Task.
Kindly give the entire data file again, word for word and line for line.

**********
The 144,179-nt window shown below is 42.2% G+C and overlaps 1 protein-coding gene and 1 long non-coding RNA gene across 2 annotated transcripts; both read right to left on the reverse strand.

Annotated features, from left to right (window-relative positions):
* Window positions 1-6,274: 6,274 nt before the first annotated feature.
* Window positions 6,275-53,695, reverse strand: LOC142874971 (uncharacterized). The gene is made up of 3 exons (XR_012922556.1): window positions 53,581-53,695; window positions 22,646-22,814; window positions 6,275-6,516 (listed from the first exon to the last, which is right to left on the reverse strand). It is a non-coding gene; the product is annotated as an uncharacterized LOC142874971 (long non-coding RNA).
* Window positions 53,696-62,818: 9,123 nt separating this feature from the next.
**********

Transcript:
The 144,179-nt window shown below is 42.2% G+C and overlaps 1 protein-coding gene and 1 long non-coding RNA gene across 2 annotated transcripts; both read right to left on the reverse strand.

Annotated features, from left to right (window-relative positions):
* Window positions 1-6,274: 6,274 nt before the first annotated feature.
* Window positions 6,275-53,695, reverse strand: LOC142874971 (uncharacterized). The gene is made up of 3 exons (XR_012922556.1): window positions 53,581-53,695; window positions 22,646-22,814; window positions 6,275-6,516 (listed from the first exon to the last, which is right to left on the reverse strand). It is a non-coding gene; the product is annotated as an uncharacterized LOC142874971 (long non-coding RNA).
* Window positions 53,696-62,818: 9,123 nt separating this feature from the next.